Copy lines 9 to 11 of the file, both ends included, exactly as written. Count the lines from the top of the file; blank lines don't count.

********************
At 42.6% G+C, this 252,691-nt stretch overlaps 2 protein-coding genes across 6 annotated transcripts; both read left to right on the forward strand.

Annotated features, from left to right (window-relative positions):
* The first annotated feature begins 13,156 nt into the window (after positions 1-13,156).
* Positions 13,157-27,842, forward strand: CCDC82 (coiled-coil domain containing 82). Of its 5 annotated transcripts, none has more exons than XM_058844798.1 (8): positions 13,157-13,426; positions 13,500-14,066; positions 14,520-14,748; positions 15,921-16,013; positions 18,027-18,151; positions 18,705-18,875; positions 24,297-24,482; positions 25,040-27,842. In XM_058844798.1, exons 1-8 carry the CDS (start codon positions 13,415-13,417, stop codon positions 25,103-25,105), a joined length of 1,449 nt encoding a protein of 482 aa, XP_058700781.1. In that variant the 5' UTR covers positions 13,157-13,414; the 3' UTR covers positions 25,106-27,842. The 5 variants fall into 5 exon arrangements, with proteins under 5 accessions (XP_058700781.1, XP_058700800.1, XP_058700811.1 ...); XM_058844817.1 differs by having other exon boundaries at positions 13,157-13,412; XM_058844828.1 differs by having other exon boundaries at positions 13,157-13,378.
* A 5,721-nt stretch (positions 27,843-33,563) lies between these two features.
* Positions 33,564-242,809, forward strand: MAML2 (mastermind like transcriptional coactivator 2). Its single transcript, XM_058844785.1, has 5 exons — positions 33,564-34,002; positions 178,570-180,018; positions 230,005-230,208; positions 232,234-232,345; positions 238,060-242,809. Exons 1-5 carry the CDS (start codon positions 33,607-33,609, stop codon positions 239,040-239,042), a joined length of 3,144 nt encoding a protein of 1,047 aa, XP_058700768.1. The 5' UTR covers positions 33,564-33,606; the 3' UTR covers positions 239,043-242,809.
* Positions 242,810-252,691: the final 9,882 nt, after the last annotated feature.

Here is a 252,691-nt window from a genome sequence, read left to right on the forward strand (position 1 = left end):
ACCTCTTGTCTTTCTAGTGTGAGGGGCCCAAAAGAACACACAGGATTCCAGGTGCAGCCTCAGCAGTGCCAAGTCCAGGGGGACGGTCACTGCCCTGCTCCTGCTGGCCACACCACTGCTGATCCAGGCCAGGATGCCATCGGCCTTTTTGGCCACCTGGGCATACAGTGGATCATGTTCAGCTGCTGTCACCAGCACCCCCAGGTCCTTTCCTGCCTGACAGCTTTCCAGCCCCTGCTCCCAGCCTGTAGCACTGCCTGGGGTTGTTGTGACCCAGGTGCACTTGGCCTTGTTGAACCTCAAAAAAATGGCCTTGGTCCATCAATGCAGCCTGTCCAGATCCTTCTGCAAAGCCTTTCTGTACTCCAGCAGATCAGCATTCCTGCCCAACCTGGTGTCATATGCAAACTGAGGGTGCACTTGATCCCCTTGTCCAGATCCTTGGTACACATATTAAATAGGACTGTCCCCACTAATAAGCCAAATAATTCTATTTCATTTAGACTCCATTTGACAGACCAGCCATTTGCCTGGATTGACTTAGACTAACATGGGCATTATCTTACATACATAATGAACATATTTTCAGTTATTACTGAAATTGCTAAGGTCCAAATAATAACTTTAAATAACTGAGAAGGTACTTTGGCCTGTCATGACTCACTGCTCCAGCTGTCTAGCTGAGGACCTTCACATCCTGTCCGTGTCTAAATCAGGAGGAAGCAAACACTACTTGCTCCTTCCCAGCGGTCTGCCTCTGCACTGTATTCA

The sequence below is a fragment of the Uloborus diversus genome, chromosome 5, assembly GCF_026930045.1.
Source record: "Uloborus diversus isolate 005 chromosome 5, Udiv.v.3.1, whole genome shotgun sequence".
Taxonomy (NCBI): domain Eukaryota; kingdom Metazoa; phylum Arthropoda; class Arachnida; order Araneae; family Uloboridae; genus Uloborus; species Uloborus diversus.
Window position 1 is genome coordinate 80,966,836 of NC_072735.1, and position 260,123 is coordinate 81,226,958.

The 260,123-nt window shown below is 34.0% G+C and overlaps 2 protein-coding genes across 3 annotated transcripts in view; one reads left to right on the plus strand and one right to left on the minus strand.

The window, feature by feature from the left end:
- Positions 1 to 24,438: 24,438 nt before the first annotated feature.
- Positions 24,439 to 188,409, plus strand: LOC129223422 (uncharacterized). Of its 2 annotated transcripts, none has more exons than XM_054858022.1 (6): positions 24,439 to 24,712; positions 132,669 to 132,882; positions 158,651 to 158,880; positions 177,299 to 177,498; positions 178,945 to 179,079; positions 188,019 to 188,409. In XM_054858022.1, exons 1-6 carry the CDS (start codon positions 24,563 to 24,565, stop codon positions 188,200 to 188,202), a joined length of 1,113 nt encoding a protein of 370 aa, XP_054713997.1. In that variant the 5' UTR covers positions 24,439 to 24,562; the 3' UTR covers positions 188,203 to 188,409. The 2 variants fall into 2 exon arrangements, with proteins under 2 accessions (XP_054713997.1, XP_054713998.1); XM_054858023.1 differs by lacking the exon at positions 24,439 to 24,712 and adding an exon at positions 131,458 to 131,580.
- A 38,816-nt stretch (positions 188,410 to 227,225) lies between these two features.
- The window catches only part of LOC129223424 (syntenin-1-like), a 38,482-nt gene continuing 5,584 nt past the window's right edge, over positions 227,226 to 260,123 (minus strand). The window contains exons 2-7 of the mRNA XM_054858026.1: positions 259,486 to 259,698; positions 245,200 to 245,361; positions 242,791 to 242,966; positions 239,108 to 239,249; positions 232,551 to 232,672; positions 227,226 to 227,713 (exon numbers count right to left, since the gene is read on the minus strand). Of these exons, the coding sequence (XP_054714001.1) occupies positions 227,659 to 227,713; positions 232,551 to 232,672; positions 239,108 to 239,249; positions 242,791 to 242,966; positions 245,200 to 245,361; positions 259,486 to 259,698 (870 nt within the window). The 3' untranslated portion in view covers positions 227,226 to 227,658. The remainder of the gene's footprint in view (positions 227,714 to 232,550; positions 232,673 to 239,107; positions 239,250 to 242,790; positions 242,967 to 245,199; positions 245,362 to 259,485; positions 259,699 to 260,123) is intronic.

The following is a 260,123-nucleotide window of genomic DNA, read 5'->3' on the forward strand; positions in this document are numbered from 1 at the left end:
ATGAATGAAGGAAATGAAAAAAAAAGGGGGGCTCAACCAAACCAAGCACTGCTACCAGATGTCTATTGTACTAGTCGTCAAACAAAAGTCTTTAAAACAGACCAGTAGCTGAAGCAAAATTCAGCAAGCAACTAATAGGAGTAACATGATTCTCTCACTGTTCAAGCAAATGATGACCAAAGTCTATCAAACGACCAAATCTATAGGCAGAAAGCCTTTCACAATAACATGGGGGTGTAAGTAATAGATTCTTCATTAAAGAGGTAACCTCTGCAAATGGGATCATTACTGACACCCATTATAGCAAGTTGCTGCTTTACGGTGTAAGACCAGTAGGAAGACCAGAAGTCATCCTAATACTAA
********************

ACCTCTTGTCTTTCTAGTGTGAGGGGCCCAAAAGAACACACAGGATTCCAGGTGCAGCCTCAGCAGTGCCAAGTCCAGGGGGACGGTCACTGCCCTGCTCCTGCTGGCCACACCACTGCTGATCCAGGCCAGGATGCCATCGGCCTTTTTGGCCACCTGGGCATACAGTGGATCATGTTCAGCTGCTGTCACCAGCACCCCCAGGTCCTTTCCTGCCTGACAGCTTTCCAGCCCCTGCTCCCAGCCTGTAGCACTGCCTGGGGTTGTTGTGACCCAGGTGCACTTGGCCTTGTTGAACCTCAAAAAAATGGCCTTGGTCCATCAATGCAGCCTGTCCAGATCCTTCTGCAAAGCCTTTCTGTACTCCAGCAGATCAGCATTCCTGCCCAACCTGGTGTCATATGCAAACTGAGGGTGCACTTGATCCCCTTGTCCAGATCCTTGGTACACATATTAAATAGGACTGTCCCCACTAATAAGCCAAATAATTCTATTTCATTTAGACTCCATTTGACAGACCAGCCATTTGCCTGGATTGACTTAGACTAACATGGGCATTATCTTACATACATAATGAACATATTTTCAGTTATTACTGAAATTGCTAAGGTCCAAATAATAACTTTAAATAACTGAGAAGGTACTTTGGCCTGTCATGACTCACTGCTCCAGCTGTCTAGCTGAGGACCTTCACATCCTGTCCGTGTCTAAATCAGGAGGAAGCAAACACTACTTGCTCCTTCCCAGCGGTCTGCCTCTGCACTGTATTCA

The sequence below is a fragment of the Uloborus diversus genome, chromosome 5, assembly GCF_026930045.1.
Source record: "Uloborus diversus isolate 005 chromosome 5, Udiv.v.3.1, whole genome shotgun sequence".